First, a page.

4. Payment Reminders: Send friendly reminders by email or phone when a payment is almost due. Sometimes people forget, and a reminder can help them remember to pay you.
5. Online Payments: Make it easy for customers to pay online through credit cards or digital payments. The easier you make it, the faster you get your money.
6. Review Credit Policies: If you have customers who take a long time to pay, you might want to think about whether you should keep giving them products or services on credit. Maybe ask them to pay at least a part of it upfront.
7. Track DSO: Keep an eye on how long it’s taking to get paid. If you notice that it’s taking longer and longer, you can look into why that’s happening and try to fix it.
8. Talk to Late Payers: Sometimes the best way to get paid is to talk to the customer and find out why they’re late. Maybe they have a problem you can help solve, making it easier for them to pay you.
9. Invoice Factoring: Many companies utilize invoice factoring to dramatically improve DSO. Using this business financing solution, businesses sell invoice receivables at a discount to receive payment within 24 hours.

What is DSO?

DSO is a financial metric that measures the average number of days it takes for a company to collect payment from its customers after a sale has been made.

How is DSO calculated?

DSO is calculated by dividing the average accounts receivable balance for a period by the total sales in the same period multiplied by the number of days in the period.

The formula is: DSO = (Average Accounts Receivable / Net Revenue) x Number of Days.

Why is DSO important for businesses?

DSO provides insights into a company’s efficiency in collecting payments, cash flow management, and potential liquidity issues. It helps assess the effectiveness of credit and collection policies.

What is considered a good DSO ratio?

A lower DSO ratio is generally desirable, as it indicates faster collection of receivables. However, what is considered “good” can vary depending on the industry, business model, and specific circumstances.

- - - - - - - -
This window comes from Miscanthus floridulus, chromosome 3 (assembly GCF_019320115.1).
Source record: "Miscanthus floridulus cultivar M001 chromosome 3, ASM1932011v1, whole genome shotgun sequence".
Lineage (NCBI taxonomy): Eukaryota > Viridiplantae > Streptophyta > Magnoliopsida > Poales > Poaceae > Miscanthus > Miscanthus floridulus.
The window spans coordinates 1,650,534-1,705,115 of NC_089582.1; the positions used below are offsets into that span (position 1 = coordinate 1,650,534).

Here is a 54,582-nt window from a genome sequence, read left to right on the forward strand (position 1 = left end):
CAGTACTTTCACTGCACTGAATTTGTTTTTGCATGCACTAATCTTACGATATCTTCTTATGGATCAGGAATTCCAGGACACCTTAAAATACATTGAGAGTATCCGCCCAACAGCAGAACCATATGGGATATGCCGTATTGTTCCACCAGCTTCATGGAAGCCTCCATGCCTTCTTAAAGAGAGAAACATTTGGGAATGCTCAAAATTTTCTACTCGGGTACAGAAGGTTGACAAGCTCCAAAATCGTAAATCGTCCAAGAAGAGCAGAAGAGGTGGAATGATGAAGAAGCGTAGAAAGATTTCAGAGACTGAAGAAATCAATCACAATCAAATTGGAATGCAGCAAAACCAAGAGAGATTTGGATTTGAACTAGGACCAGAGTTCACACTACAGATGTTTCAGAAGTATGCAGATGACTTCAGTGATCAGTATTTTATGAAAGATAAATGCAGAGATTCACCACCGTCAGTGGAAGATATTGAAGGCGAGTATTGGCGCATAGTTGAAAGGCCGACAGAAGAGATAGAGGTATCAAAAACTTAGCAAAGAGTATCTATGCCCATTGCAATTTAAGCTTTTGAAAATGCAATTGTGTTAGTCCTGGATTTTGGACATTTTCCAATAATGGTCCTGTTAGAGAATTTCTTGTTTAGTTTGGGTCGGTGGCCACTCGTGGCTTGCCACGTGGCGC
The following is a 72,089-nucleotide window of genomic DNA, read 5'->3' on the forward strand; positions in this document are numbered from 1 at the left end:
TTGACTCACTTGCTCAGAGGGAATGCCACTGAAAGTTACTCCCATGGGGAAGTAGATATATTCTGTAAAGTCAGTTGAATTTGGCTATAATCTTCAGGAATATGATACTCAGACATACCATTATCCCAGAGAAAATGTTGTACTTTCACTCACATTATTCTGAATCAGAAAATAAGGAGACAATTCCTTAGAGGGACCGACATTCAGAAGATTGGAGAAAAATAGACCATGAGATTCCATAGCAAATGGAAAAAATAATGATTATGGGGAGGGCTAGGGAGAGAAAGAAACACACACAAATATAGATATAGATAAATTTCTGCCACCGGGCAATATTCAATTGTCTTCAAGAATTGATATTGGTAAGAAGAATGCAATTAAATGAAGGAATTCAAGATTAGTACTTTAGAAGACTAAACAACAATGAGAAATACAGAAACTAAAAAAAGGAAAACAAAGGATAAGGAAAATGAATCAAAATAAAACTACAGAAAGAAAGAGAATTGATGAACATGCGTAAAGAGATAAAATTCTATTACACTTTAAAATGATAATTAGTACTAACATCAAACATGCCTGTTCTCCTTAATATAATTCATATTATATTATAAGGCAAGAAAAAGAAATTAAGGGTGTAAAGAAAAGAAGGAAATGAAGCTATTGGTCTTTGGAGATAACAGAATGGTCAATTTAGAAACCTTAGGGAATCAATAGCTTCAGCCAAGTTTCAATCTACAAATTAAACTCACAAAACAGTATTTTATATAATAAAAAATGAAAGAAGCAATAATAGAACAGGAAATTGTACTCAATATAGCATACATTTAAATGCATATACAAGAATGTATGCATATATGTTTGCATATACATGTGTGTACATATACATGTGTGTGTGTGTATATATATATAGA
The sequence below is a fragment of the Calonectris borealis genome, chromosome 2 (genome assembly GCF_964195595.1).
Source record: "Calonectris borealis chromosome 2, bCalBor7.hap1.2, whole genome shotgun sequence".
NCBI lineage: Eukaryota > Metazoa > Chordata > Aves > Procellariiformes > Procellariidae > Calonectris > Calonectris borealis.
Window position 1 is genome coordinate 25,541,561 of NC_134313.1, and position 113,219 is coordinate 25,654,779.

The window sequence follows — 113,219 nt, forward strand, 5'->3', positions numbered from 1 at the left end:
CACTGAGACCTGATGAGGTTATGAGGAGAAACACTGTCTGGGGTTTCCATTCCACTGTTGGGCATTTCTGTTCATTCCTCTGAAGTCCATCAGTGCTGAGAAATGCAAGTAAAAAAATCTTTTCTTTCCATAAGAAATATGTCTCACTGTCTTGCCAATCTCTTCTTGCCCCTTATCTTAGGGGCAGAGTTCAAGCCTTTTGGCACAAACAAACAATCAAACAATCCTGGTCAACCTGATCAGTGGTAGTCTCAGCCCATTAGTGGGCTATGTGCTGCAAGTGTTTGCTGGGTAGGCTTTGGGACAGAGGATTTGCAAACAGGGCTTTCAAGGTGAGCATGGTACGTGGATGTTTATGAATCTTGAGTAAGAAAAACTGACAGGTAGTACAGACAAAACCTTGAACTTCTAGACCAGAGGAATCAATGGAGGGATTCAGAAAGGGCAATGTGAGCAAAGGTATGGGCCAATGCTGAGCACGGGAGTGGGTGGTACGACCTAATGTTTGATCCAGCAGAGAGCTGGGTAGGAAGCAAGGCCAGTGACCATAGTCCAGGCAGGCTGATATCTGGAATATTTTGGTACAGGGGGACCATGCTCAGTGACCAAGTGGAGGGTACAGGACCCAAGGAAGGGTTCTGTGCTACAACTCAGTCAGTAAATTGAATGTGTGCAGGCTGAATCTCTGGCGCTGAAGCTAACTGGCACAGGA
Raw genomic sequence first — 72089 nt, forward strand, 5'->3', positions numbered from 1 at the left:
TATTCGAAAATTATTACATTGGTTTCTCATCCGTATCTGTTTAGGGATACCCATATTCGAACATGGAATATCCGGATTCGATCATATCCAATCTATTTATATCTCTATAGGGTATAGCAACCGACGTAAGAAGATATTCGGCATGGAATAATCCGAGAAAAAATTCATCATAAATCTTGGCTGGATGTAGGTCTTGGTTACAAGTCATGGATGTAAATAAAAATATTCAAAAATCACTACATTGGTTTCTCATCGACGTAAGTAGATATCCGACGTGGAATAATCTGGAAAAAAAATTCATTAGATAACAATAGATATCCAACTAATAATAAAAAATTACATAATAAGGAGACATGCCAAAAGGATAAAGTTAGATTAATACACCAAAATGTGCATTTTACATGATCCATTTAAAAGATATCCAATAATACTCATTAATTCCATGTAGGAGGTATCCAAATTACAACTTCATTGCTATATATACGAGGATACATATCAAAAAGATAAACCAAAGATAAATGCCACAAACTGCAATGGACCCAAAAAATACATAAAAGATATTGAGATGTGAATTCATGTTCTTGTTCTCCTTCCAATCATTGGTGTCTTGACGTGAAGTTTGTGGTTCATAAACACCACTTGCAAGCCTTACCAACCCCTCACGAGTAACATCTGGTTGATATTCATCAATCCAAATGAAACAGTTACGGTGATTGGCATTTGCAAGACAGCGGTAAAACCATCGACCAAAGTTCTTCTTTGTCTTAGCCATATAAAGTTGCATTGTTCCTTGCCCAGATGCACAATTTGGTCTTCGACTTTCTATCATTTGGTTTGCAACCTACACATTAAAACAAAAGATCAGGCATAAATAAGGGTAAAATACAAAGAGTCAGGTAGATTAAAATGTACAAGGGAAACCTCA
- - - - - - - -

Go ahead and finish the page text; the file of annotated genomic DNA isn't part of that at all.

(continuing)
What factors can affect DSO?

Several factors can impact DSO, including payment terms, customer creditworthiness, industry norms, economic conditions, collection policies, billing accuracy, and the efficiency of the accounts receivable process.

How can a high DSO impact a company’s cash flow?

A high DSO means that a company’s cash is tied up in accounts receivable, potentially causing cash flow problems. It may hinder the company’s ability to pay suppliers, meet financial obligations, or invest in growth opportunities.

Is a lower DSO always better for a company?

While a lower DSO generally indicates better cash flow and collection efficiency, excessively low DSO could indicate overly aggressive collection practices or overly restrictive credit policies, which may affect customer relationships and sales.

How does industry or business type affect DSO benchmarks?

DSO benchmarks can vary by industry and business type due to differences in payment terms, sales cycles, customer behavior, and business models. It’s important to compare DSO against industry peers to assess performance effectively.

What are the differences between DSO and average collection period?

DSO and average collection period are often used interchangeably. However, DSO is typically measured in days, while the average collection period is measured in the number of times the average accounts receivable turns over during a year.

Explain Days Sales Outstanding (DSO) like I’m 5 years old (ELI5)

Imagine you have a lemonade stand. You sell lemonade to people, and sometimes they say, “I don’t have money right now, but I’ll pay you later!” You say, “Okay!” and give them lemonade.

Days Sales Outstanding is like counting the number of days it takes for those people to come back and give you the money they owe you for the lemonade.

If it takes a long time for people to pay you back, then you might not have enough money to buy more lemons and sugar to make new lemonade. But if people pay you back quickly, then you can keep your lemonade stand running smoothly!

So, Days Sales Outstanding helps you understand how quickly you’re getting your money back after you sell something.